More than 20,000 jobs are likely to move abroad in the next few months, as the UK prepares for Brexit, according to Parisian company, Europlace. Paris will compete with other European cities, such as Frankfurt, as British banks take their business abroad. Mr Lender, a short term loan provider, explores the impact this will have.
Talks are believed to be taking place throughout February, between British banks and Parisian firms. Global bank chiefs have warned they could leave the UK finance industry, if access to the free market isn’t guaranteed. Before the results were announced, HSBC said they planned to relocate 1000 employees if Britain voted to leave the EU. Citigroup have also shared plans to potentially move employees to Frankfurt.
Europlace made the claims that up to 20,000 jobs could be moved abroad after Brexit negotiations. They argue Paris is better placed for London employees than any other European city.
Arnaud de Bresson, manager of Europlace, told Bloomberg News that workers could start to move abroad before March.
Paris believes one reason they are better than the competition, is that they employ more than 180,000 financiers. Frankfurt employ fewer than 100,000, while Dublin employs just 30,000 in the financial sector. Most dominant French corporations are also typically based in Paris.
Although some of the world’s biggest banks are situated in Paris, including Societe Generale and BNP Paribas, the French capital is perceived as being hostile to financial companies. The UK and Germany are also far in front of France in the banking sector.
There are also talks of a merger between Deutsche Boerse AG and London Stock Exchange – making it a threat to French stock exchange, Euronext NV. If the merge takes place, it would become the most dominant market operator in Europe.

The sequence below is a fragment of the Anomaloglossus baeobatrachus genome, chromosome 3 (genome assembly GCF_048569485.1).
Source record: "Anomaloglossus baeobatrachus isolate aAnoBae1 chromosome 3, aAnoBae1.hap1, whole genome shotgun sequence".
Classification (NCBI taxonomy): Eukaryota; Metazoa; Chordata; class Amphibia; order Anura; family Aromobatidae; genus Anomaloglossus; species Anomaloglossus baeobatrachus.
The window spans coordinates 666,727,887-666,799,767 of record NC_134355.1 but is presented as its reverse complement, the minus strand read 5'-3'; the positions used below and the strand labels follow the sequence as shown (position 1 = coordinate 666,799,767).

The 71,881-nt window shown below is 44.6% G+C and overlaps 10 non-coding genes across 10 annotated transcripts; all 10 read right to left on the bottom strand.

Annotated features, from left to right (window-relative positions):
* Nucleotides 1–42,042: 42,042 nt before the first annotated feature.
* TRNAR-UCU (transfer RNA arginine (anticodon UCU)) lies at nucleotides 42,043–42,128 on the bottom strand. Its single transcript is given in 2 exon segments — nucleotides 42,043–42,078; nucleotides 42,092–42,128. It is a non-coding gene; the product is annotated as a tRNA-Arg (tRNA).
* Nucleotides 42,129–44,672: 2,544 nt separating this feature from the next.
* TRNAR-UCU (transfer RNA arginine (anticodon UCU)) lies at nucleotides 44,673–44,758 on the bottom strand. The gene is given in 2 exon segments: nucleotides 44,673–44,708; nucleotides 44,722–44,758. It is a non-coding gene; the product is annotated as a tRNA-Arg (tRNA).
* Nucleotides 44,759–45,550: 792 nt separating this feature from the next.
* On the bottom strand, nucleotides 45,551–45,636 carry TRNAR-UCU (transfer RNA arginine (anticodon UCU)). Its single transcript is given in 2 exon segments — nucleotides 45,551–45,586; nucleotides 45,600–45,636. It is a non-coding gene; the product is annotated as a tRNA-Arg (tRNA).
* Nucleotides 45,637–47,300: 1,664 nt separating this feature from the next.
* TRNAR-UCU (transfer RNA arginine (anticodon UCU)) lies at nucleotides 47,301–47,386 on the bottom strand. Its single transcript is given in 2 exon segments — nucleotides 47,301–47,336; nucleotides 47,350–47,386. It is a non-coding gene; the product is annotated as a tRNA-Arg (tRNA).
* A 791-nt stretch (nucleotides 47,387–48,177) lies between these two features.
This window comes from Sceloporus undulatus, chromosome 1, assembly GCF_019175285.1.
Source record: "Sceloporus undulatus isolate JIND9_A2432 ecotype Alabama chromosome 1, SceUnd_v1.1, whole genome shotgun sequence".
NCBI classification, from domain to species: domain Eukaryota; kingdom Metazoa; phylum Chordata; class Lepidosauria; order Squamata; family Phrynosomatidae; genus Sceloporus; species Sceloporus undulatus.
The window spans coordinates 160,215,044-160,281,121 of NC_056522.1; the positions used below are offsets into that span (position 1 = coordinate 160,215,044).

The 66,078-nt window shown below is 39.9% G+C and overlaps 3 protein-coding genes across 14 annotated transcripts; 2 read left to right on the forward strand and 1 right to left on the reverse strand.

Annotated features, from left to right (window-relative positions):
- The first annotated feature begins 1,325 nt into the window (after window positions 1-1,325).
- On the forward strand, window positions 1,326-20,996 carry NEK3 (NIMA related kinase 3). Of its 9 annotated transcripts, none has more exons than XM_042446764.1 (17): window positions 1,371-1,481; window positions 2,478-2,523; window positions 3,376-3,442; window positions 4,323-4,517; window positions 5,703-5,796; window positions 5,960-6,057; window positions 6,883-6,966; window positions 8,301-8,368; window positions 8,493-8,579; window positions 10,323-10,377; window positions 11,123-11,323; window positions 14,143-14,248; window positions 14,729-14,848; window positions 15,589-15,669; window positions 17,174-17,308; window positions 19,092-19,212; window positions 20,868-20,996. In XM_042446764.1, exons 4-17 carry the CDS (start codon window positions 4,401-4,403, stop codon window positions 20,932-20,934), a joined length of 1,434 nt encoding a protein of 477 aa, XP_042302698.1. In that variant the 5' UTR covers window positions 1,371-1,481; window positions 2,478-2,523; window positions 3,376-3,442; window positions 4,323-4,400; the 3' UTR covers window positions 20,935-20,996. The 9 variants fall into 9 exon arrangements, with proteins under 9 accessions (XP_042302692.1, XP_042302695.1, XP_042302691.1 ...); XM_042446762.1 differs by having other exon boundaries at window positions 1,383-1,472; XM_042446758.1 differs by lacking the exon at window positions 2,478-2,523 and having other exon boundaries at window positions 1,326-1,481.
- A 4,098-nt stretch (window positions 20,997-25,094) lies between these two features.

British bankers are expected to improve on existing offices, or open new ones, in cities around Europe before the UK officially leaves in 2019.
What is the free market?
It is more than likely you would have come across the term ‘free market‘ over the last few months. Investopedia describe the free market as “all voluntary exchanges that take place in a given economic environment”. In the free market, all decisions are free from any government intervention.
The free market is supposed to give everybody equal opportunity and create enough wealth for everybody. Individual choices should benefit the economy – if there are any imperfections, they are usually the fault of any government intervention, says the Financial Times. But simply by looking at the inequality in the UK, it is possible to see that the free market isn’t necessarily the best move for the entire population.
If the UK does not gain access to the free market after Brexit negotiations take place, an agreement similar to that of the World Trade Organisation will be implemented. Though of course, it may still be possible for the UK to access the free market. The UK must provide free movement and to continue paying into the EU in order to access the free market.
What is Article 50?
Again, Article 50 may now be a familiar concept following referendum talks. In order for the UK to begin negotiations as part of the withdrawal process, Article 50 of the Treaty of Lisbon must be triggered.
Nobody has ever left the EU, so the rules and regulations are difficult to define. Theresa May has stated Article 50 will be triggered before the end of March. This means the UK will officially be out of the EU in 2019. After Article 50 is triggered, treaties which govern the EU no longer apply to the UK. Briton’s counterparts will then negotiate the terms of the UK’s exit from the EU.
Negotiations are likely to take two years to complete, but many people believe it could take much longer. It could take up to five years to come to an agreement on trade and investment regulations, as well as which tariffs and barriers still apply to the UK.
The effects of Brexit on UK jobs
There are likely to be a number of changes to the British economy over the next few years, and it isn’t possible to know for definite how it may go. No country has ever left the EU before, so we can’t know exactly how things will turn out.
It is also unconfirmed whether financial companies will definitely relocate employees. These details are only likely to become clearer the closer we get to the triggering of Article 50.